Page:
Before we get into the main part of the book, some background information on the relevant W3C specifications will help provide some context for why developers should learn to use WAI-ARIA when they are developing custom interactivity for the Web.
The Web Content Accessibility Guidelines (i.e., WCAG 2.0 and the recent WCAG 2.1, pronounced wuh-kag) is the primary specification adopted around the world and describes how web content should be created so it will be accessible to people with disabilities. WAI-ARIA can help developers create content that conforms with recommendations in WCAG. WCAG is covered in more detail in another book, so we will just provide a basic introduction here. For those who are not already familiar with WCAG, follow the link to the W3C WCAG Specification for details.
WCAG revolves around four principles that help group guidelines with common characteristics. The acronym POUR can be used to remember the principles, described below.
Content must be:
- Perceivable: It must be possible to perceive web content through multiple senses so that those who have lost a sense are able to perceive the content through another sense. Some good examples of making content perceivable are alternative text with images, so people who are blind can perceive images, and captions with audio or video, so people who are deaf are able to perceive sounds and speech.
- Understandable: Content needs to be understood by a range of people, which includes people with cognitive disabilities, sensory disabilities, people reading in a second language, and even typical able users. Some good examples include making link text meaningful (“click here” tells one nothing about the link’s destination) and consistent navigation elements (so users only have to learn the navigation structure of a website once).
- Robust: Content needs to work across multiple platforms, and it needs to continue to work into the future as technology evolves. This generally means developing content based on standards. And, when non-standard uses of HTML etc. are provided, a standard version is available as a backup. Some uses of WAI-ARIA fall into this category of guidelines.
WCAG also introduces conformance levels. Conformance levels can be thought of in terms of their importance toward removing barriers with Level A being the most important. It is helpful to think of levels as things you must do, should do, and could do.
- Level A: These issues must be resolved or some group will not be able to access the content. The issues at this level represent significant barriers that may not be overcome with workarounds. An example of a Level A barrier is missing alternative text to describe an image. There is little a person who is blind can do on their own to understand the content of an image without a text description.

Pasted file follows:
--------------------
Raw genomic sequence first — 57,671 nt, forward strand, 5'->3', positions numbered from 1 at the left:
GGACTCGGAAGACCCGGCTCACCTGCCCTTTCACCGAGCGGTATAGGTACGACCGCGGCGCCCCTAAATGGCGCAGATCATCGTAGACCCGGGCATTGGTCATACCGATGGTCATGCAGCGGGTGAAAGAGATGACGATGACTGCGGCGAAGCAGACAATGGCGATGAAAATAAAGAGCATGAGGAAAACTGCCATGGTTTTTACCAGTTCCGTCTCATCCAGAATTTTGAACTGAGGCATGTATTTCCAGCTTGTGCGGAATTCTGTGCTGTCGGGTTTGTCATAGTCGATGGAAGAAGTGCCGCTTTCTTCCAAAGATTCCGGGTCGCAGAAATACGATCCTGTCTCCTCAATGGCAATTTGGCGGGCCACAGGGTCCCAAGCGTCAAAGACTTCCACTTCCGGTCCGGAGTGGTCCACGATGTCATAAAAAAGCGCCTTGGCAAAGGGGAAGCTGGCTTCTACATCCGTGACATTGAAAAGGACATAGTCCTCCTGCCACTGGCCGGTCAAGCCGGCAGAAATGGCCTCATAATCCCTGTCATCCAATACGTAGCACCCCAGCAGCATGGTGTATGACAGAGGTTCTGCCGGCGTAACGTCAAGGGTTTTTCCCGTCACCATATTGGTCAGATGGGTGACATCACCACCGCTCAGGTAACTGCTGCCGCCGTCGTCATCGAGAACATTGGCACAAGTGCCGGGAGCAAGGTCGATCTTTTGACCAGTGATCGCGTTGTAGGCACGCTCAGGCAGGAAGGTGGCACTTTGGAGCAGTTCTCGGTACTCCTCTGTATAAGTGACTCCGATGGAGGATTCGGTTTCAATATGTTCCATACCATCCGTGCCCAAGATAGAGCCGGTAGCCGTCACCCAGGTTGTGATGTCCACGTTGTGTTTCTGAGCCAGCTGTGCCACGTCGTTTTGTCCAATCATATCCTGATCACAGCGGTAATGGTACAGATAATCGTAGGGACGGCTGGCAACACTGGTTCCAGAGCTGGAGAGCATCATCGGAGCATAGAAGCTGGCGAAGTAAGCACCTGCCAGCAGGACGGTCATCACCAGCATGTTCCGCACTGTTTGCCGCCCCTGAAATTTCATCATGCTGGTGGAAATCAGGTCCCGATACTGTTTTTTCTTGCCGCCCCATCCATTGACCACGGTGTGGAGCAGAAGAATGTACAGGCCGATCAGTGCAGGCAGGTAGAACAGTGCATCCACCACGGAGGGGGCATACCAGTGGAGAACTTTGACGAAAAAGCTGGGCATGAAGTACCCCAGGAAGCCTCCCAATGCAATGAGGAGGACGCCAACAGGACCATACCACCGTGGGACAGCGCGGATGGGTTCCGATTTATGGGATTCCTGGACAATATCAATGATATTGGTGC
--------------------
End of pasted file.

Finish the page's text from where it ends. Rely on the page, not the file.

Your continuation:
- Level AA: These issues should be resolved or some group will find it difficult to access or use the content. These issues can often be circumvented with some effort but will make using or understanding web content more effortful. An example of a Level AA barrier is not being able to follow the focus of the cursor when navigating through content with a keyboard. For a person with low vision navigating with a keyboard, or a fully able keyboard user for that matter, navigating through content can be very difficult if he or she cannot see where the cursor is located and is unable to tell when to press the Enter key to activate a link or button.
- Level AAA: These issues could be resolved to improve usability for all groups. Web content may be technically accessible, but usability can be improved by resolving these issues. An example of a Level AAA barrier would be presenting acronyms or abbreviations without providing their full wording. For a person who is blind, an acronym pronounced by a screen reader may sound like gibberish. For a fully able user who is not familiar with a short form, an acronym or abbreviation may have no useful meaning, at least not without having to search out the meaning elsewhere.
Level AA is the generally accepted level of conformance most websites should aim for, with perhaps a few Level AAA items addressed. Very few websites will comply at Level AAA, apart from the most basic of sites. Level AAA compliance is generally unattainable, and in some cases undesirable.
The following suggested readings provide links to additional WCAG related resources.
This book focuses on the WAI-ARIA specification and how it is used to ensure interactive web content is accessible to people with disabilities. The acronyms stand for Web Accessibility Initiative, the W3C subgroup that developed the specification, and Accessible Rich Internet Applications, the specification itself. It is typically referred to as WAI-ARIA, rather than ARIA, to distinguish it from other uses of the acronym. WAI-ARIA can be used to help developers create widgets, applications, and web interactivity in general that meet WCAG recommendations.
The WAI-ARIA specification was initially released as a recommendation in March 2014 (WAI-ARIA 1.0). WAI-ARIA 1.1 was released in December 2017, and is the current stable version, with WAI-ARIA 1.2 in the works, available as an editor’s draft.
For now introduce yourself to WAI-ARIA, if you are not already familiar, by scanning over the specification to develop a general understanding of why it is needed, how it is used, and when to use it. We will go into much more detail as we proceed through the book.